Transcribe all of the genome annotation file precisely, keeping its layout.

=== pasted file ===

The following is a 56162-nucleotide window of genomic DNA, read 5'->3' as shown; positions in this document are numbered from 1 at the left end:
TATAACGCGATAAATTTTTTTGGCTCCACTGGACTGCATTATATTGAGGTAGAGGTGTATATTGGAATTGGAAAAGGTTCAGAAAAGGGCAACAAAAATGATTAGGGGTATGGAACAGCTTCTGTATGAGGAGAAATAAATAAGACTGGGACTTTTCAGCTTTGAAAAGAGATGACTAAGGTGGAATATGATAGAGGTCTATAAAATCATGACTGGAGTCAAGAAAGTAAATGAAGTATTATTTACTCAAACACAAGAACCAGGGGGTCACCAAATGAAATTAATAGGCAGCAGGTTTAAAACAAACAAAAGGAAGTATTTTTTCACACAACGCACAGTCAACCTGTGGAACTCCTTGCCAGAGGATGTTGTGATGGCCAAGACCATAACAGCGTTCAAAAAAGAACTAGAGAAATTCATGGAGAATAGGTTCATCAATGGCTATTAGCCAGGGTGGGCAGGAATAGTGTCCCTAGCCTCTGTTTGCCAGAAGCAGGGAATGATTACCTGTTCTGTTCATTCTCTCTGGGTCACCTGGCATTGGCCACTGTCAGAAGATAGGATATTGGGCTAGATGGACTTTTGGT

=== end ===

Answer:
The following is a 56162-nucleotide window of genomic DNA, read 5'->3' as shown; positions in this document are numbered from 1 at the left end:
TATAACGCGATAAATTTTTTTGGCTCCACTGGACTGCATTATATTGAGGTAGAGGTGTATATTGGAATTGGAAAAGGTTCAGAAAAGGGCAACAAAAATGATTAGGGGTATGGAACAGCTTCTGTATGAGGAGAAATAAATAAGACTGGGACTTTTCAGCTTTGAAAAGAGATGACTAAGGTGGAATATGATAGAGGTCTATAAAATCATGACTGGAGTCAAGAAAGTAAATGAAGTATTATTTACTCAAACACAAGAACCAGGGGGTCACCAAATGAAATTAATAGGCAGCAGGTTTAAAACAAACAAAAGGAAGTATTTTTTCACACAACGCACAGTCAACCTGTGGAACTCCTTGCCAGAGGATGTTGTGATGGCCAAGACCATAACAGCGTTCAAAAAAGAACTAGAGAAATTCATGGAGAATAGGTTCATCAATGGCTATTAGCCAGGGTGGGCAGGAATAGTGTCCCTAGCCTCTGTTTGCCAGAAGCAGGGAATGATTACCTGTTCTGTTCATTCTCTCTGGGTCACCTGGCATTGGCCACTGTCAGAAGATAGGATATTGGGCTAGATGGACTTTTGGT